You pay insurance premiums in the hope that your insurance company will pay or help pay your costs if something happens. You and your insurance company both have obligations to each other that are spelled out in a written contract.
When an insurance company does not fulfill their obligations under your contract, they could be acting in bad faith.
This could be through denying your claim or taking too long to investigate your claim and issue a decision. They might also keep asking you for unnecessary documents or information or try to argue that the contract language permits them to deny your claim.
The reason for acting in bad faith is usually the same: the insurance company wants to avoid paying your claim.
What is probably not bad faith
It can be difficult to tell if your insurance company is acting in bad faith. The insurance claim process is rarely easy. There are usually some issues along the way.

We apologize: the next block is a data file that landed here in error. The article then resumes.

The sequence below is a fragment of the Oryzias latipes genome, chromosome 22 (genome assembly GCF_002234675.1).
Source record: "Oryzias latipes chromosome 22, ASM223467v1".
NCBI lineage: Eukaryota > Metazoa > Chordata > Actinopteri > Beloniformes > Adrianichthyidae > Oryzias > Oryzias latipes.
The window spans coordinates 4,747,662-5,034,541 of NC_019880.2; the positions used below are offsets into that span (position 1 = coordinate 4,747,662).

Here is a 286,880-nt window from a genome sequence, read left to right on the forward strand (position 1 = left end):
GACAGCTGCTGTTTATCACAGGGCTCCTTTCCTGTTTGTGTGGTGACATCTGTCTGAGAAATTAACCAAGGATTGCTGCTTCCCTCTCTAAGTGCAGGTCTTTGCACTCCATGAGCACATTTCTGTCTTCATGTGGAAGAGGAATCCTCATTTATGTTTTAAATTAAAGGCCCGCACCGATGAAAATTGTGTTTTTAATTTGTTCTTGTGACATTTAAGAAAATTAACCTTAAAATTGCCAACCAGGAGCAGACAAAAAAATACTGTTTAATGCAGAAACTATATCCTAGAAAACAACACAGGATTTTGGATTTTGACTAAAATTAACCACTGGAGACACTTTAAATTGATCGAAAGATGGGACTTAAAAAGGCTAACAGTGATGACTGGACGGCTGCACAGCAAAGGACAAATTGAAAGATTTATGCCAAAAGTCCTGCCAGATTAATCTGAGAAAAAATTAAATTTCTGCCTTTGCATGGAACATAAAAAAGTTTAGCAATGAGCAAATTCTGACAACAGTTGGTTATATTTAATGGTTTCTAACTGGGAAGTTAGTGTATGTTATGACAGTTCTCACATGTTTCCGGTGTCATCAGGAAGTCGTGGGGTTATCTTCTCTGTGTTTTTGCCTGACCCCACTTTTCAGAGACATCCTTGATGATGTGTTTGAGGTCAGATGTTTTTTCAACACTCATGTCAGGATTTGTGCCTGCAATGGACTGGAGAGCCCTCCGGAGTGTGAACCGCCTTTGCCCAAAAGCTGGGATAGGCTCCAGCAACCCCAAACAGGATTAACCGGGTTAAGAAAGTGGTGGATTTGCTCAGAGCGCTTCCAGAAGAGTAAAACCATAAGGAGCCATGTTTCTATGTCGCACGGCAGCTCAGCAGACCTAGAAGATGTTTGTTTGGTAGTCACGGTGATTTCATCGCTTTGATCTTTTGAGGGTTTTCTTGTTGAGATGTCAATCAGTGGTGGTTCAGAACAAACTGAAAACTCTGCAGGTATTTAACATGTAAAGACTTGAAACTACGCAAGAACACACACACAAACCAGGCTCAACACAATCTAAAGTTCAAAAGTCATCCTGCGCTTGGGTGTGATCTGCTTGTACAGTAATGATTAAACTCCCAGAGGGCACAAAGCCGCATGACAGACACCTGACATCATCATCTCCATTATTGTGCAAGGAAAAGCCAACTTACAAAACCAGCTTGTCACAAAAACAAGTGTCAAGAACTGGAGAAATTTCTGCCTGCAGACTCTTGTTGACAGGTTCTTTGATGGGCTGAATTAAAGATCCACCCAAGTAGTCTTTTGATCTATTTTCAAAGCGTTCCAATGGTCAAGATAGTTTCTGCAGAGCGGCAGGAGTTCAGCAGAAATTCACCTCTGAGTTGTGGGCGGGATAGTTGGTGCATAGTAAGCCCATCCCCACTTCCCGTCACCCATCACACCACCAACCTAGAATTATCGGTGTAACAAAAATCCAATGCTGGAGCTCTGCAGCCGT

People make mistakes. Interpreting the dense language of an insurance contract is not easy and sometimes your claim is denied because of an honest mistake.
You may also be asked to provide more information or documentation because it is legitimately needed to properly analyze your claim and not to avoid paying your claim. These are not necessarily signs of bad faith
When investigating a claim, your insurance company will likely send an adjuster out to estimate the amount of damage. A difference of opinion with an insurance adjuster is not bad faith.
What could be bad faith
Bad faith occurs when an insurance company intentionally tries to find evidence to deny your claim. Additionally, if an adjuster cannot provide reasons for their estimate, there is a chance they are acting in bad faith.
You should review your insurance contract language carefully to determine if the insurance company is acting in bad faith. Having the contract reviewed by a professional can also be helpful.